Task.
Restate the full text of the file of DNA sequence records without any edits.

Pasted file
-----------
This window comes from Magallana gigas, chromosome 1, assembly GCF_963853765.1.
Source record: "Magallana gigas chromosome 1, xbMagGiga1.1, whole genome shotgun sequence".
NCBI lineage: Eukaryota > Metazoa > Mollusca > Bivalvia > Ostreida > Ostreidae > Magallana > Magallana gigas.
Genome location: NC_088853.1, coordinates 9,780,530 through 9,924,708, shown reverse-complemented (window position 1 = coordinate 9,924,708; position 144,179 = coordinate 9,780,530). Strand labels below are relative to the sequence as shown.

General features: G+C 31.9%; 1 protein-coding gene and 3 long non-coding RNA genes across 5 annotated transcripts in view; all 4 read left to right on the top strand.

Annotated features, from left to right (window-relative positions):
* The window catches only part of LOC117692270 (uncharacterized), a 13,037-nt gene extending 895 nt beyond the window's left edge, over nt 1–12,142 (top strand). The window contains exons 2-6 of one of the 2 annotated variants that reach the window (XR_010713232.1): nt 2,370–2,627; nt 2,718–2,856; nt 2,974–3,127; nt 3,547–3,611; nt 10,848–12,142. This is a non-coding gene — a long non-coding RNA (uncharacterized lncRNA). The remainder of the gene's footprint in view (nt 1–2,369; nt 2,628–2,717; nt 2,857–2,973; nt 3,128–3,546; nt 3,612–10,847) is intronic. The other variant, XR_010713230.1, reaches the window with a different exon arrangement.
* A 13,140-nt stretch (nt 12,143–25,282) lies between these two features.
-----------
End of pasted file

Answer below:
This window comes from Magallana gigas, chromosome 1, assembly GCF_963853765.1.
Source record: "Magallana gigas chromosome 1, xbMagGiga1.1, whole genome shotgun sequence".
NCBI lineage: Eukaryota > Metazoa > Mollusca > Bivalvia > Ostreida > Ostreidae > Magallana > Magallana gigas.
Genome location: NC_088853.1, coordinates 9,780,530 through 9,924,708, shown reverse-complemented (window position 1 = coordinate 9,924,708; position 144,179 = coordinate 9,780,530). Strand labels below are relative to the sequence as shown.

General features: G+C 31.9%; 1 protein-coding gene and 3 long non-coding RNA genes across 5 annotated transcripts in view; all 4 read left to right on the top strand.

Annotated features, from left to right (window-relative positions):
* The window catches only part of LOC117692270 (uncharacterized), a 13,037-nt gene extending 895 nt beyond the window's left edge, over nt 1–12,142 (top strand). The window contains exons 2-6 of one of the 2 annotated variants that reach the window (XR_010713232.1): nt 2,370–2,627; nt 2,718–2,856; nt 2,974–3,127; nt 3,547–3,611; nt 10,848–12,142. This is a non-coding gene — a long non-coding RNA (uncharacterized lncRNA). The remainder of the gene's footprint in view (nt 1–2,369; nt 2,628–2,717; nt 2,857–2,973; nt 3,128–3,546; nt 3,612–10,847) is intronic. The other variant, XR_010713230.1, reaches the window with a different exon arrangement.
* A 13,140-nt stretch (nt 12,143–25,282) lies between these two features.